Wine Lists

Australia's greatest red wines

James Halliday by James Halliday

Ever wondered what wines are Australia’s greatest reds? Us too. That’s why we asked James Halliday, who shares his selections here.

I’ve been tasting and collecting wines for more than 50 years and became seriously involved over 45 years ago. Thus it was inevitable that I would be in many right places on numerous occasions and participated in some tastings that can never be duplicated. So much so, indeed, that the inclusion of one wine can demand the inclusion of siblings from the same maker. Thus my 10 best-ever wines are just over 20, but come from 10 wineries.

1. The two greatest Granges - 1952 and 1953
I have tasted these wines on many occasions over the past 35-plus years, their colour, richness of berry (sometimes red, more usually black) fruit, plush texture and mouthfeel beyond compare.

2. Penfolds Bin 60A Coonawarra Cabernet Kalimna Shiraz 1962
I consider this wine to be the greatest Australian red wine ever made. It is the most luminous, silky, yet incredibly intense, long, and complex wine; its balance utterly perfect.

3. Mountain A Dry Red 1937 and Mount Henry 1944
Maurice O’Shea stands alongside Max Schubert; the latter being the creator of Grange, Maurice O’Shea the maker of very different wines at Mount Pleasant in the Hunter Valley. His wines (shiraz, often with a touch of pinot noir) have a unique sense of place, a fragrance and a suite of flavours that have background nuances of leather and earth, but with fruit flavours always present. The Mountain A Dry Red (tasted July ’84) was ethereally delicate, yet still intense and long, and the Mount Henry (tasted April 1996) was still amazingly fragrant. They are just two of many.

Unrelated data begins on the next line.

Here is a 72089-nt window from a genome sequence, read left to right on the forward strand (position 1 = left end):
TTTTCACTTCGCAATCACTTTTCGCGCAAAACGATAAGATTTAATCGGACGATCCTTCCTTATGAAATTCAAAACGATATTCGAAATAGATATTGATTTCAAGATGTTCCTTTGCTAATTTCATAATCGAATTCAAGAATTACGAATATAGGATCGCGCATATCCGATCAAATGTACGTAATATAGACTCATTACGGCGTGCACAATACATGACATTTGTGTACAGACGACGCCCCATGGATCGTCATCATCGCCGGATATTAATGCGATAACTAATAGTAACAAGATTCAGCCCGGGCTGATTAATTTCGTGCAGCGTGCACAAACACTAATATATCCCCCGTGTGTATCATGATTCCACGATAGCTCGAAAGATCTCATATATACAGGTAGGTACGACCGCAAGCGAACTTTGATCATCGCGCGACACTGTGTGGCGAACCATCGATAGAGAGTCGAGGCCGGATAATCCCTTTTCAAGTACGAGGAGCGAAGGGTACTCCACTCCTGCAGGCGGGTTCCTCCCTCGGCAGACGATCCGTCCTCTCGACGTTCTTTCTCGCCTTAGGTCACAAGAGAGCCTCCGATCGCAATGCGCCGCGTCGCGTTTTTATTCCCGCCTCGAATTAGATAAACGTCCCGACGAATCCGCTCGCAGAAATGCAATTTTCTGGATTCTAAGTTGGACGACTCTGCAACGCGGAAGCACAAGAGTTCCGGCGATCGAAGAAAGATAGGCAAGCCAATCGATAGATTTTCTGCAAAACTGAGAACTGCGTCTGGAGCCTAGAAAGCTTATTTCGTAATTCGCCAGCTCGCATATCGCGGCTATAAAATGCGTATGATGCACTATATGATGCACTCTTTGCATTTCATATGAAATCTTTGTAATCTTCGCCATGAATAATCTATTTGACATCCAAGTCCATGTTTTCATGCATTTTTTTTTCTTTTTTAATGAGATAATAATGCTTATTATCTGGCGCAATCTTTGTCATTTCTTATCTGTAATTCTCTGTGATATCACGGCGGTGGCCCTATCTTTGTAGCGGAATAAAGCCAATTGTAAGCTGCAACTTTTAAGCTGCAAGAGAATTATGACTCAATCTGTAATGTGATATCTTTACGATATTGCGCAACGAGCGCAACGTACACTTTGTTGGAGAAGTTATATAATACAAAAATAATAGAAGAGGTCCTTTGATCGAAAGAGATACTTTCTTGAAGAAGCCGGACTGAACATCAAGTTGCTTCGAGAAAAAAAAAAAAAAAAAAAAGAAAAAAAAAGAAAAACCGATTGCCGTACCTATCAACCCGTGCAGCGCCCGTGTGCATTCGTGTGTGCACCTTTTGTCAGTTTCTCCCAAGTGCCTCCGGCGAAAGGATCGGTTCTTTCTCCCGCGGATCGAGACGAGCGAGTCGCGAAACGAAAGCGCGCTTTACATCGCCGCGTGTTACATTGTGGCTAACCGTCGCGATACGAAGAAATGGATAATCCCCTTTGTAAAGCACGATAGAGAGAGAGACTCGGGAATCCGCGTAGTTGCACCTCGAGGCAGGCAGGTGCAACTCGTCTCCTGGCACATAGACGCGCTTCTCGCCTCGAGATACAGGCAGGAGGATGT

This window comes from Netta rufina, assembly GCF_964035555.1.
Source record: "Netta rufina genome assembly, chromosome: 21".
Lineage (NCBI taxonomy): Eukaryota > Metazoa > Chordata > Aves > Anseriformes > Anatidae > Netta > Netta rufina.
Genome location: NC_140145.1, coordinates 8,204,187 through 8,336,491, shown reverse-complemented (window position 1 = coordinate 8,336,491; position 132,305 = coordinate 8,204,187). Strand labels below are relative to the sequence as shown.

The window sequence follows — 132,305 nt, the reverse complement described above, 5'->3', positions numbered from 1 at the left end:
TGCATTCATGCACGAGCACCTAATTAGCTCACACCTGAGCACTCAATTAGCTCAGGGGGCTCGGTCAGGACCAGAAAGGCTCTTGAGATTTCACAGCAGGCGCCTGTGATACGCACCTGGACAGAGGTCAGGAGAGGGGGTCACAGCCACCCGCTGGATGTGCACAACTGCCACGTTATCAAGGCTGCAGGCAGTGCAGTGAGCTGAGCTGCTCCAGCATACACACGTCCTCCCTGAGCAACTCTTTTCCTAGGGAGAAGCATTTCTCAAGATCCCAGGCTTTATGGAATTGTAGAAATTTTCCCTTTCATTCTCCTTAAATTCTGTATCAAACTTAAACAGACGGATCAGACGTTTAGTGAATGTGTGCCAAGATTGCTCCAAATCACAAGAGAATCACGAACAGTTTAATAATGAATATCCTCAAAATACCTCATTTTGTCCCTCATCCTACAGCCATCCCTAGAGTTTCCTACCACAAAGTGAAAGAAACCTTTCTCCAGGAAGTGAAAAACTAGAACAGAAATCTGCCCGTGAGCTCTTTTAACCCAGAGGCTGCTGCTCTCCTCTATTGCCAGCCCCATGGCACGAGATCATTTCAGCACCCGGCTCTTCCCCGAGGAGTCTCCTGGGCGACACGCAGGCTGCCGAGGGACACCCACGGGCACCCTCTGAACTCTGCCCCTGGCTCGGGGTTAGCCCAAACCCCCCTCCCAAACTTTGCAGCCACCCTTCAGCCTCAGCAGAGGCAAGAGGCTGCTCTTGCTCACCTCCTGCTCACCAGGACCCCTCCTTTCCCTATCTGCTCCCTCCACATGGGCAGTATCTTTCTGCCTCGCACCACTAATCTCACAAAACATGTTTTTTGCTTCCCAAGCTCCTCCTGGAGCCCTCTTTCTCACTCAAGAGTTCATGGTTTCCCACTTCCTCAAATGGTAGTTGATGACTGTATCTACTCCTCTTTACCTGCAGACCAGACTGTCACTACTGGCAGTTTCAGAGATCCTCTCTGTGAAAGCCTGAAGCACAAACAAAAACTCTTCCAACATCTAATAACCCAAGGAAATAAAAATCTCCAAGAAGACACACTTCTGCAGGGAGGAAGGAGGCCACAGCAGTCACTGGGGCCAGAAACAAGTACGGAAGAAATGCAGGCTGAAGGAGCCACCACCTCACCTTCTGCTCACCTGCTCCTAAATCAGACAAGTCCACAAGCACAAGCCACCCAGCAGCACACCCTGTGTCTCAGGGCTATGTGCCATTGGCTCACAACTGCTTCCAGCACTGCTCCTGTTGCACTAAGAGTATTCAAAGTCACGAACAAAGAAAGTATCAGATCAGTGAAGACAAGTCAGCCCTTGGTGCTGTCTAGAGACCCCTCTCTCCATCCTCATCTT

4. Lindemans Bin 3100 and Lindemans 3110, both from 1965 
My notes on these wines from 1980 are identical to those from the past few years. They have a greater depth of colour than any other Hunter Valley shiraz I have ever tasted. They fill the mouth with unctuously rich, velvety and soft black fruits, yet are not the least bit warmed by alcohol. If professionally recorked now (I would be tempted to re-bottle them with a screwcap), they will easily see out the next 52 years and be full of life at the age of 100.